Should you be concerned if you can no longer smell the roses?
Researchers at the VA Pacific Islands Health Care System in Honolulu say it's possible. Dr. G. Webster Ross and his staff studied the correlation between the loss of smell and the incidence of Parkinson's. The results are quite telling.
The team assessed almost 2,300 men for the study. The participants were, on average, 80 at the onset of the study and they were followed for 8 years. All were unaffected by Parkinson's or other dementias at the beginning of the study.
Those men with the poorest sense of smell were 5.2 times more likely to develop Parkinson's than those with a good sense of smell. That's a big difference.
A 12-item Brief Smell Identification Test (SID) is typically used to assess the olfactory abilities of study participants. The SID assesses the ability to identify twelve familiar aromas, including banana, chocolate, cinnamon, gasoline, lemon and onion.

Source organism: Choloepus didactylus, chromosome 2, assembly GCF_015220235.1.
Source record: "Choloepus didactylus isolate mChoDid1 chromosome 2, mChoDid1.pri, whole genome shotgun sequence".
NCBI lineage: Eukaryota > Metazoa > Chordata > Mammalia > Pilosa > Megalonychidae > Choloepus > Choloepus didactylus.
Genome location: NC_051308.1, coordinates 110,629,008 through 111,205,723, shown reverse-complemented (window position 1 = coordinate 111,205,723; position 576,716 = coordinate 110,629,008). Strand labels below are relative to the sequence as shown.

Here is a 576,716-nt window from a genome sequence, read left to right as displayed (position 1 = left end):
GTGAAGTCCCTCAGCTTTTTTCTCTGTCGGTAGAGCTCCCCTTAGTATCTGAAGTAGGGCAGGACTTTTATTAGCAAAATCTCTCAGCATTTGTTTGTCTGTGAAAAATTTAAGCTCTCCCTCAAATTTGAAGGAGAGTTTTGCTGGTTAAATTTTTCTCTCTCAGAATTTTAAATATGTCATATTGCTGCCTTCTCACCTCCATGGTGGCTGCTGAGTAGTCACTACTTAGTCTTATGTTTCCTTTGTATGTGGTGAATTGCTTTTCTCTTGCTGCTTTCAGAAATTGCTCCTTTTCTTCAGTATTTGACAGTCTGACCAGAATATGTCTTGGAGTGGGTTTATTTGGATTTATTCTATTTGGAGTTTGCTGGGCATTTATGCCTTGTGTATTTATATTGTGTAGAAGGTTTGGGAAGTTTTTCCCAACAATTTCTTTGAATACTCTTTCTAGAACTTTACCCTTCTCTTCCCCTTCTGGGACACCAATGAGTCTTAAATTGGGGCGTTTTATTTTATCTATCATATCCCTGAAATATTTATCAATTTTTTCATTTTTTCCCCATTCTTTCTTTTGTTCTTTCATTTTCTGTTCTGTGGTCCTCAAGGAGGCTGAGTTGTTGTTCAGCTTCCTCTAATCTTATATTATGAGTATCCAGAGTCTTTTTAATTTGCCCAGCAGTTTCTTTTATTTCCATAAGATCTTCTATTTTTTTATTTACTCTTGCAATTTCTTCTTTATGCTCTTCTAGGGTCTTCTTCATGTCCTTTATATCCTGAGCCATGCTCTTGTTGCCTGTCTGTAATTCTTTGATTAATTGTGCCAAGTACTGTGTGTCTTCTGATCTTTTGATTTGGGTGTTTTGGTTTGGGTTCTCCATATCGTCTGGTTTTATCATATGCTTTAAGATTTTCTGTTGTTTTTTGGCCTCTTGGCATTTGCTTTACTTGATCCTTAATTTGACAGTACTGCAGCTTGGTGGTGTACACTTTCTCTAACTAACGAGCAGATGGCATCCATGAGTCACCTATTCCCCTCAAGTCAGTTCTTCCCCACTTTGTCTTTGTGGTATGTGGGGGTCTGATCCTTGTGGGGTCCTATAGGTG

Previous research by Rush University Medical Center has indicated a link between Alzheimer's and the loss of smell. It certainly appears to be a significant pattern.
The researchers believe these smell tests may become valuable tools in the early assessment of Parkinson's and other dementias. This will be especially important as early medical interventions become available.
On a more positive note, earlier research by Dr. Ross indicates that drinking coffee may offer some protection against Parkinson's. He reported, in 2000, a direct inverse correlation between coffee consumption and development of Parkinson's: those consuming the most coffee were the least likely to develop Parkinson's. To read the results of that study, see this press release.
In the meantime, don't panic. Live a healthy lifestyle, enjoy your family and friends, and go to the drugstore. The only thing wrong with your sense of smell may be quickly resolved with a shot of nasal spray.To read more about the current study, see this from Reuters. To learn more about Parkinson's, and to find resources, see this from the National Parkinson Foundation.